I am standing in the new Nineties section at the Frieze Art Fair, making a beeline for the Anthony Reynolds stand for Richard Billingham's iconic 'Untitled' photograph of his mother reclining on her sofa. This image from the series 'Ray's a Laugh' was featured in the 1997 Sensation show at the Royal Academy of Arts, and it inspires powerful responses today, just as it did twenty years ago.
Image 'Untitled' © Richard Billingham courtesy of Frieze
"Well I think he's taking advantage of his family, don't you? It's really degrading, it's wrong!" spat one sparky twenty-something to her friend, as they looked at the image with flustered expressions. Her friend shrugged, unmoved by the image and her friend's reaction, and off they stomped, faux Balenciaga bag tassles swinging behind them.
Her words "wrong" and "degrading", hung thick in the air as I approached the photo that I had been eager to see again. Twenty years on from my first viewing, now in my 40's I wondered how experience had altered my reaction to it. Back then I was deep in the photo making process myself. Being self-taught I asked questions of every image I encountered "How did she do that lighting?", "What conversations did he have during this session?", "How did she get her work recognised so early on?" And so on. For the most part I had the taking of the photos bit covered, but I did wonder about the promo side of things, asking myself if I needed to be on "the scene" more, as advised by a successful gallery owner at the time. In his words, which in hindsight epitomized the times in which we worked "you've succeeded in creating the work, keep doing it, party and meet everyone's cousin, brother, dealer to get ahead - that's the 80% of the work you've got to do, you've done 20%, the creative bit."
I looked at Billingham's portrait and thought more of it this time round. Getting older, and having experienced more complex machinations of the family dynamic, I could engage with the image more sympathetically.
Photographers often ignore the elephant in the room, the family portrait and all it encompasses, the getting close to estranged fathers, detached siblings or complex mothers; to the end of their career when there is less to lose.
Capturing any kind of truth in a family portrait is a challenge. Then you've got to show it somewhere. Pre-social media, it may have been easier to be noticed, there were simply less photographers. On the other hand, without the support of a gallery, you had to carry your work around publishers until someone gave you a break, or a free space to show in. It takes courage to promote your personal work, show where you're from. For some, the most difficult part of the process is waiting for the reaction. Throw layers of race, sexuality or class into the image with all the accompanying prejudices, and you're asking viewers to commit to looking - and many of them just aren't up to the challenge. Maybe this is what I saw happen with the flustered woman. Her reaction to Billingham's work reminded me of the furore over Tierney Gearon's show (2001) at The Saatchi Gallery, which led her to pen a consequent explanation of her work in The Guardian. She wrote "I looked at my pictures today and tried to see the bad things in them that other people have seen. But I can't...I'm showing a moment of life, not part of their personality, and to that extent they could be anyone. Compare the pictures with Richard Billingham's work, where you really get to know his family. After seeing my shots, you have no idea of what my kids are about essentially, this is all a question of perception."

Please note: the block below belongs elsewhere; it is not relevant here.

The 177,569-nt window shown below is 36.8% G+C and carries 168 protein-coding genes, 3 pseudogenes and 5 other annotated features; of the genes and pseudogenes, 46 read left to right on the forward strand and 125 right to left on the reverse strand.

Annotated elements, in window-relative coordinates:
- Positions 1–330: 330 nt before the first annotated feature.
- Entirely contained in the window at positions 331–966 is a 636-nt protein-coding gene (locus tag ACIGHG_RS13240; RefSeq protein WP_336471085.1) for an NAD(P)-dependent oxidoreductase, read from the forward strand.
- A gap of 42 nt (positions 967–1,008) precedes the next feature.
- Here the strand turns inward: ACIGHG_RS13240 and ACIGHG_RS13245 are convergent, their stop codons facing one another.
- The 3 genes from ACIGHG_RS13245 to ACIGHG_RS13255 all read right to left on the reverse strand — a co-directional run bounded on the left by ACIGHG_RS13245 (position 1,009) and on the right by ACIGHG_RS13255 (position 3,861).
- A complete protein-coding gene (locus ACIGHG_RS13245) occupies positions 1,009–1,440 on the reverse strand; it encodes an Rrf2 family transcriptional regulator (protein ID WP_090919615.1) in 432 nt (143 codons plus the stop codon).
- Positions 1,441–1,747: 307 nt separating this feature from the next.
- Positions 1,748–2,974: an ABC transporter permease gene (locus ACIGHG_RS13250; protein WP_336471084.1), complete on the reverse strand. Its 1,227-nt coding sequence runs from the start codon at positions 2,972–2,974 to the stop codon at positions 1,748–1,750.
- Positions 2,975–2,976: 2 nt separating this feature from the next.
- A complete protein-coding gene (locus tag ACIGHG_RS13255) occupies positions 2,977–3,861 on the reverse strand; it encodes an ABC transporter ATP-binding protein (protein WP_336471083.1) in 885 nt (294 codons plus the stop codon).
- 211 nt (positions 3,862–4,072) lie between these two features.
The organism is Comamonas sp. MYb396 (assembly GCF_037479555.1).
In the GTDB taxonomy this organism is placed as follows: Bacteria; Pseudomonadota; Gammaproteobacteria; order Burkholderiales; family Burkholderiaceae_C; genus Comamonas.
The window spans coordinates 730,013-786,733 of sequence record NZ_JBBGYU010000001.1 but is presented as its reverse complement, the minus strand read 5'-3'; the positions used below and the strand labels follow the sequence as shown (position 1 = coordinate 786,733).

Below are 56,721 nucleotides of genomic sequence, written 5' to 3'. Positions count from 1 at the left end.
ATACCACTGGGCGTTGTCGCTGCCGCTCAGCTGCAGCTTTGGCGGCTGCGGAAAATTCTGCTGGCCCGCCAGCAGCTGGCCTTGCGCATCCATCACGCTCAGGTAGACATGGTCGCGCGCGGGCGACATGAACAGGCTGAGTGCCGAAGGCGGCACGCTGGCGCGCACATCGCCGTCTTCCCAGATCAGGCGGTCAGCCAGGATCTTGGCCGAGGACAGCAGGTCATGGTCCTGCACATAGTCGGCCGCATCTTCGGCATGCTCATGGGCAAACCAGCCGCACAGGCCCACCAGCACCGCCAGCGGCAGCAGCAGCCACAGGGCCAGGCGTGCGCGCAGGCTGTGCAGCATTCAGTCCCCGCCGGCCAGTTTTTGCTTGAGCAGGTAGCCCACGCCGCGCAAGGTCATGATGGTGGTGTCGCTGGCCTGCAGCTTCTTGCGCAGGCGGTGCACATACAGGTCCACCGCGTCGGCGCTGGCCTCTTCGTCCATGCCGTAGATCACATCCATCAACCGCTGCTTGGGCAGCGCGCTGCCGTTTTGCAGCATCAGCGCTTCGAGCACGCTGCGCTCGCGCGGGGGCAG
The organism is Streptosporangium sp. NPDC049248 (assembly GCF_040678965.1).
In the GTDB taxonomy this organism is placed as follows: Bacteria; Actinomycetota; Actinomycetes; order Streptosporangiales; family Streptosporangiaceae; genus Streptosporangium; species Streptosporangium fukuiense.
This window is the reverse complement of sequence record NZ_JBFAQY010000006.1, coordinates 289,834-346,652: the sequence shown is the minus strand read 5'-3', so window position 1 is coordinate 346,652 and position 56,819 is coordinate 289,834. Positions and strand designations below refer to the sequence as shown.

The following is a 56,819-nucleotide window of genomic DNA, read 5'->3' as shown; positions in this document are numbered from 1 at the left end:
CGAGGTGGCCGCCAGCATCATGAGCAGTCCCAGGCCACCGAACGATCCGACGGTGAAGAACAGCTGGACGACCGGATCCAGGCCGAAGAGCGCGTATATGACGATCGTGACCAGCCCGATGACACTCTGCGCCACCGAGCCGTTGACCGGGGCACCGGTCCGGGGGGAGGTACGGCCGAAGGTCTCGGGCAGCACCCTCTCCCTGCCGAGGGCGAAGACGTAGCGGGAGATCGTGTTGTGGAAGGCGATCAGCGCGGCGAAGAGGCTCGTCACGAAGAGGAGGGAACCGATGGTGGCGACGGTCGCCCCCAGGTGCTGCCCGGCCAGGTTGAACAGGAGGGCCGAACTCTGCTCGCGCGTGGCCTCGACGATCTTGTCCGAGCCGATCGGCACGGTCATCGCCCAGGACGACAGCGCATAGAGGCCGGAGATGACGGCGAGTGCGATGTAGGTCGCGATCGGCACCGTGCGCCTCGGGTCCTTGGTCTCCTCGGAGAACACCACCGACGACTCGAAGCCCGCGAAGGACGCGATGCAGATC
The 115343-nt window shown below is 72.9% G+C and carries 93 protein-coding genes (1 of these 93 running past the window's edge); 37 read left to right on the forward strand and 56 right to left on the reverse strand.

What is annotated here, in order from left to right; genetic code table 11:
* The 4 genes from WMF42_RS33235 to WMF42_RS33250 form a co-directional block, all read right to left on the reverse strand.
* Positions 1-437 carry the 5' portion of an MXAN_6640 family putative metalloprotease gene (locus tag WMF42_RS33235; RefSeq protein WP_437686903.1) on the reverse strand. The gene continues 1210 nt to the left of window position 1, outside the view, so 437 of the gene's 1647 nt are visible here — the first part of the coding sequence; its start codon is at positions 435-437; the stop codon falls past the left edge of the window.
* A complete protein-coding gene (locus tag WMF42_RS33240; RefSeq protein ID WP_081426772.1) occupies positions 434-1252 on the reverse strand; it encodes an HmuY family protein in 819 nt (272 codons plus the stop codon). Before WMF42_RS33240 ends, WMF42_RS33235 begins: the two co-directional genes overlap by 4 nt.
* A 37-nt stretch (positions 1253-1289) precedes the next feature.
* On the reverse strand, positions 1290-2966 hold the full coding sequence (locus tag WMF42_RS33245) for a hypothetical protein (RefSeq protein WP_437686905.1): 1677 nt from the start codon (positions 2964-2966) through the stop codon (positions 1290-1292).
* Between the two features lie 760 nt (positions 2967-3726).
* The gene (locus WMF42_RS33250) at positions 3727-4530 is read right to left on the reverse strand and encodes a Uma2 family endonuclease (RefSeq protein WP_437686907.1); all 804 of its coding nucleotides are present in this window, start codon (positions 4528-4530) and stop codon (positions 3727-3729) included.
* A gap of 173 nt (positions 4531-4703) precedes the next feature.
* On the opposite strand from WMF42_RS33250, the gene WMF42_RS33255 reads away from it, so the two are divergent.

We will never know why people really respond as they do to an image, but it was food for thought as I moved into the auditorium to hear a talk from Wolfgang Tillmans, Julia Peyton-Jones, Adrian Searle and the Wilson Twins about their experiences as artists, critics and curators during the nineties.
Image of Wolfgang Tillmans, Buchholz & Buchholz The Nineties © Frieze
"I'M. A. VIP!" I heard boom from the front of the ticket line.
Not a loud sound installation, but visitors to the Frieze Talks desk.
"We are VIP's. We want a ticket. We are VIP's and we reserved a ticket."
I wondered if they had also reserved a VIP toilet cubicle to see 'The Toilet Attendant, Now Wash Your Hands', Julie Verhoeven's performance piece in the Frieze public loos.
Luckily 'Art blogger' seemed to be the currency Frieze Talks desk wanted, and I was ushered to a front row seat. This pleased me, for once my non-VIP, self-taught and broke status served me well, it seems that Art still can be a democratic environment.
The panel talked Nineties economics, free spirits and about faxed artworks. They talked a lot about Brexit and Wolfgang's Remain campaign, tears flowed and nostalgia ruled. It is no coincidence that the Nineties section at Frieze happened this year, they saw a need for a re-invention of the political art movement, to inspire the next generation - they need it apparently. I nodded, a lot. Frieze with it's Nineties work and talks, makes an obvious nod to our current political void in Art practice.
Tillmans encouraged us to nurture our kid's political development. It was a moving sentiment from this gentile activist, and a moment in the history of Frieze that I'll cherish.
Frieze succeeds in encouraging us to share stories as a tool for social cohesion. On Sunday I went back for more, this time to see Octogenarian Lee 'Scratch' Perry close the fair with an hour of dub and political musings. Perry, hailed by Keith Richards as the 'Salvador Dali of music' ended the fair with his statement on creativity "Art is love."
Instagram @lm__studioSuggest a correction